Inferior vena cava web

Case contributed by Abdallah Al Khateeb


Recurrent abdominal pain and distension (ascites).

Patient Data

Age: 20 years
Gender: Female

Focal narrowing or waisting of the intrahepatic inferior vena cava with a linear filling defect.

Hepatomegaly, including the caudate lobe, and heterogeneous enhancement of the liver parenchyma. Segment V is notably hypodense to the rest of the liver. Also, multiple small nodules are seen throughout the liver.

The hepatic veins are not visualized. The portal vein is normal in caliber and enhances homogeneously. There are few collateral vessels (e.g. hepatorenal, recanalized umbilical vein).



Annotated image

The arrow shows the focal narrowing of the inferior vena cava. 

Case Discussion

The patient had abdominal pain, ascites and hepatomegaly: a triad classically seen with Budd-Chiari syndrome (BCS) or hepatic venous outflow obstruction. BCS has many etiologies, and this CT directly shows one of the uncommon causes: inferior vena cava web.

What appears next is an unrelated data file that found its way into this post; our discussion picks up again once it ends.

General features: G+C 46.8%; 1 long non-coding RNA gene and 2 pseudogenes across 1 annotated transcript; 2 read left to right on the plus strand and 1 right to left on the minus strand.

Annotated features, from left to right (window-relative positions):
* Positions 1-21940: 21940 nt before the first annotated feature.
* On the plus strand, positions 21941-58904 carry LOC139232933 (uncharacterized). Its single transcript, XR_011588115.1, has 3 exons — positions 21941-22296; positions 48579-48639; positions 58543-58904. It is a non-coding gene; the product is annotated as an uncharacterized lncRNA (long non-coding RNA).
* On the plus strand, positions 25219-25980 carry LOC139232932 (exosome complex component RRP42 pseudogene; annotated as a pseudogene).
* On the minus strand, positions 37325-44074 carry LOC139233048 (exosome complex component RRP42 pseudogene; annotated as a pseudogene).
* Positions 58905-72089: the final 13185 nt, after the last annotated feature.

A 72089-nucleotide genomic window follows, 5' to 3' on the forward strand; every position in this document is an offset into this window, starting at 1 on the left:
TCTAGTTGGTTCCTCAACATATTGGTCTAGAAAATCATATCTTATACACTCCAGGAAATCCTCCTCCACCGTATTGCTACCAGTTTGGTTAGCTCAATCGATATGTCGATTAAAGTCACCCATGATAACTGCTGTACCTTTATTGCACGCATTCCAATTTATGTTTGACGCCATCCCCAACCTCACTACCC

An IVC web can be congenital, or more commonly, a sequel of prior thrombosis.

This patient underwent inferior venacavography (images not available) which confirmed an IVC web, and angioplasty was performed thereafter.

The liver parenchymal nodules, volume redistribution (e.g. caudate hypertrophy), and features of portal hypertension (e.g. splenomegaly, collaterals), are typically seen with chronic BCS.

Although the hepatic nodules are likely regenarative, hepatocellular carcinoma remains a concern, and cannot be reliably ruled out on a monophasic study. The ideal imaging evaluation of such a case must include liver protocol CT or MRI.

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